At presentation, the blood differential count, serum biochemistry, and chest radiograph were normal. He refused skin prick testing. The serum total IgE was 314 KU/L (range 0-114 KU/L). Serum specific IgE levels for common inhalant allergens and milk measured using ImmunoCAP (Pharmacia-Upjohn, Uppsala, Sweden) showed 7.49 KU/L for Dermatophagoides pteronyssinus, 8.03 KU/L for D. farinae, negative results for alder, ragweed, and mugwort pollens, and 14.60 KU/L for milk. Lung function was normal; the forced expiratory volume in one second (FEV1) was 3.75 L, 86.93% of predicted, but the threshold of methacholine producing a 20% decrease in the FEV1 was 10 mg/mL.

The clinical history suggested that he had occupational asthma and rhinitis resulting from the inhalation of BSA powder, and milk allergy associated with BSA. First, for bronchial provocation and immunologic studies, BSA (Sigma, St. Louis, MO, USA) and milk extracts (Difco, Michigan, USA) were prepared in our laboratory according a method described elsewhere.3, 4 To evaluate the patient's bronchial sensitization, we performed a bronchial provocation test with BSA solution. Two minutes after starting exposure to 0.1 mg/mL BSA solution, the patient experienced severe systemic reactions, including eye itching, conjunctivitis, rhinorrhea, nasal obstruction, sneezing, shortness of breath, bronchospasm with a 30% fall in FEV1 (52.43% of predicted), and decreased blood pressure. After bronchodilator inhalation, his symptoms and FEV1 had improved, and no late reaction was observed.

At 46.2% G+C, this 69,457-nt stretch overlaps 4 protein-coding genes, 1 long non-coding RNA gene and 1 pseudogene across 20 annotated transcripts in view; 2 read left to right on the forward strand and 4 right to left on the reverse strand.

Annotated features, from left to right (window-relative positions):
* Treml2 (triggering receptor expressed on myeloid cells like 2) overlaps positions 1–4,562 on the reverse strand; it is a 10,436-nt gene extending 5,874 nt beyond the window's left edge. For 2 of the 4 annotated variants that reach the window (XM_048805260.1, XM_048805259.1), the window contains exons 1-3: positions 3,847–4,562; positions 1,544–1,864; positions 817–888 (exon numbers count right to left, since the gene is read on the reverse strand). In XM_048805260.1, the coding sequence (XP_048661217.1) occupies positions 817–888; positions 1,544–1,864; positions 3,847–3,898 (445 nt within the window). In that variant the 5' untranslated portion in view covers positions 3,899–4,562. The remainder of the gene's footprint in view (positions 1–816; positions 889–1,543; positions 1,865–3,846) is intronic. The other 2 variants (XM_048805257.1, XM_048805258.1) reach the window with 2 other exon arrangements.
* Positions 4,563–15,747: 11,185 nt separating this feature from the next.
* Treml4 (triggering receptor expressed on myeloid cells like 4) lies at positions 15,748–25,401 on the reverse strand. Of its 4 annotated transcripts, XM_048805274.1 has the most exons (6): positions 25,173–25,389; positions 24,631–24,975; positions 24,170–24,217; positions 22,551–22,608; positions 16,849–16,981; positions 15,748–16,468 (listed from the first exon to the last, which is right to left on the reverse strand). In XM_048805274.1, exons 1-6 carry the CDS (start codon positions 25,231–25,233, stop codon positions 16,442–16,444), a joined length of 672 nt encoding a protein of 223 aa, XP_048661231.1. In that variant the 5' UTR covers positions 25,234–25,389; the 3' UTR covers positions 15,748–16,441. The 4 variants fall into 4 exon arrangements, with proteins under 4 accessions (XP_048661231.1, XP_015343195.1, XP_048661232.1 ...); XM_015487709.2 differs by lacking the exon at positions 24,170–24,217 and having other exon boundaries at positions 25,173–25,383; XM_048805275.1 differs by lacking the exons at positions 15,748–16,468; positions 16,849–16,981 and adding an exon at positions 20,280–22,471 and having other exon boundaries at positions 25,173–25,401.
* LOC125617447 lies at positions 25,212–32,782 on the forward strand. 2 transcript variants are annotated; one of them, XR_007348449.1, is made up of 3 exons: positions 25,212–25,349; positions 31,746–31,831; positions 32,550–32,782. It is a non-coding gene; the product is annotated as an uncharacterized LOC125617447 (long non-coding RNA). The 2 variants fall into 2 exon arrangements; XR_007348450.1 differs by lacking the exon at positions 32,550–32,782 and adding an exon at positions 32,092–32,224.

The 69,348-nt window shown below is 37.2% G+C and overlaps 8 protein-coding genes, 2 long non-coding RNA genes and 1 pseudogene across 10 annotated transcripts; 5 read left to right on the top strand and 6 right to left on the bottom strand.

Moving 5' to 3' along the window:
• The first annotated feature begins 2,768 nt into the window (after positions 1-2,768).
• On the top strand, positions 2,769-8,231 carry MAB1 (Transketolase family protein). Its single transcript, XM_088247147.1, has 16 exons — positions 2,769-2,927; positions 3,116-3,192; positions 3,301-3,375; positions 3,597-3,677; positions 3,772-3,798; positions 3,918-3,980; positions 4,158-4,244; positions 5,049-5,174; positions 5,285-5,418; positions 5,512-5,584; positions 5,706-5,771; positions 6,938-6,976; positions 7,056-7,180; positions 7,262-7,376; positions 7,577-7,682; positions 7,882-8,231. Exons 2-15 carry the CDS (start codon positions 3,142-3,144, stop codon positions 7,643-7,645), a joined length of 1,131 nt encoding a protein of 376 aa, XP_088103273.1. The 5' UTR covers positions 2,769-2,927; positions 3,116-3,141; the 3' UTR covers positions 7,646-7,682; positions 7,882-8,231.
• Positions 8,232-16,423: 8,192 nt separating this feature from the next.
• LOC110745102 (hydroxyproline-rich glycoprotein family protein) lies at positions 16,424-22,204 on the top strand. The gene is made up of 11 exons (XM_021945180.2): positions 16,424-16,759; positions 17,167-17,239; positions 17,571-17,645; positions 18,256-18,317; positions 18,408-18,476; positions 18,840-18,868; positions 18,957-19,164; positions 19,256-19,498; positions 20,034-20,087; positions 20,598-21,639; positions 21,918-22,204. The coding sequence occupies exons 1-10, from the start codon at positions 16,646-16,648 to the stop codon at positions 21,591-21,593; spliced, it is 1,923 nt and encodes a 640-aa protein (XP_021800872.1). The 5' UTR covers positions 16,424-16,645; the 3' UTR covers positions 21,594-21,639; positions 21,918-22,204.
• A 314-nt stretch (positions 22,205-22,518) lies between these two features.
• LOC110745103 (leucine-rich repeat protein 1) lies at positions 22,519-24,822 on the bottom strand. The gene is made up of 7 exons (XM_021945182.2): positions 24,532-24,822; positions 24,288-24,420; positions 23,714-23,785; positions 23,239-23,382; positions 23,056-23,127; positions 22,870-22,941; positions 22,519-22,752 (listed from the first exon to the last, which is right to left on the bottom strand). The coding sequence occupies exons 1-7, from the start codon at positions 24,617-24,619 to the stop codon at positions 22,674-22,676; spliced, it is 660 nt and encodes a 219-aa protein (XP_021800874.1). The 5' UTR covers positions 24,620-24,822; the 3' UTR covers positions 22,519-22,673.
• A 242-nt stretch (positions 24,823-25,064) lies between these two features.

To investigate the pathogenic mechanisms involved, serum specific IgE antibody to BSA extract was measured using an enzyme-linked immunosorbent assay (ELISA). The positive cutoff value for a high level of serum-specific IgE antibody was defined as the mean±3 standard deviations (SD) of the absorbance value for 8 non-atopic healthy controls. The patient had a high level of specific IgE to BSA (Fig. 1A). We performed competitive ELISA inhibition tests to determine the specificity of IgE binding to BSA and possible cross-reactivity with milk antigen, because BSA is one of the major milk allergens. Significant inhibition was noted with the addition of both BSA and milk antigens in a dose-dependent manner, whereas inhibition with D. pteronyssinus antigen was minimal (Fig. 1B). To identify the specific IgE binding component within BSA, we performed an IgE immunoblot analysis. One IgE-binding protein band with a molecular weight of 66 kDa was detected in both BSA and milk extracts (Fig. 2). As a result, the patient was diagnosed with occupational asthma and rhinitis due to the inhalation of BSA powder combined with food allergy induced by milk, which is derived from BSA present within milk. It was recommended that he avoid BSA exposure in his workplace and BSA-containing foods and that he take anti-asthmatic and rhinitis medication.

Fig. 1
(A) Specific IgE binding to BSA based on ELISA with serum from the patient (•) and unexposed healthy controls (◦). Horizontal bars indicate the positive cutoff value determined from the mean±3 SD of the absorbance value of normal controls. (B) IgE-ELISA inhibition results for BSA-coated wells with the serial additions of BSA (•), milk (◦), and Dermatophagoides pteronyssinus (Dpt, ▵) extracts. The patient had a high level of specific IgE to BSA and showed significant BSA IgE-ELISA inhibition with the addition of BSA and milk extracts in a dose-dependent manner, while minimal inhibition to Dpt antigen was noted.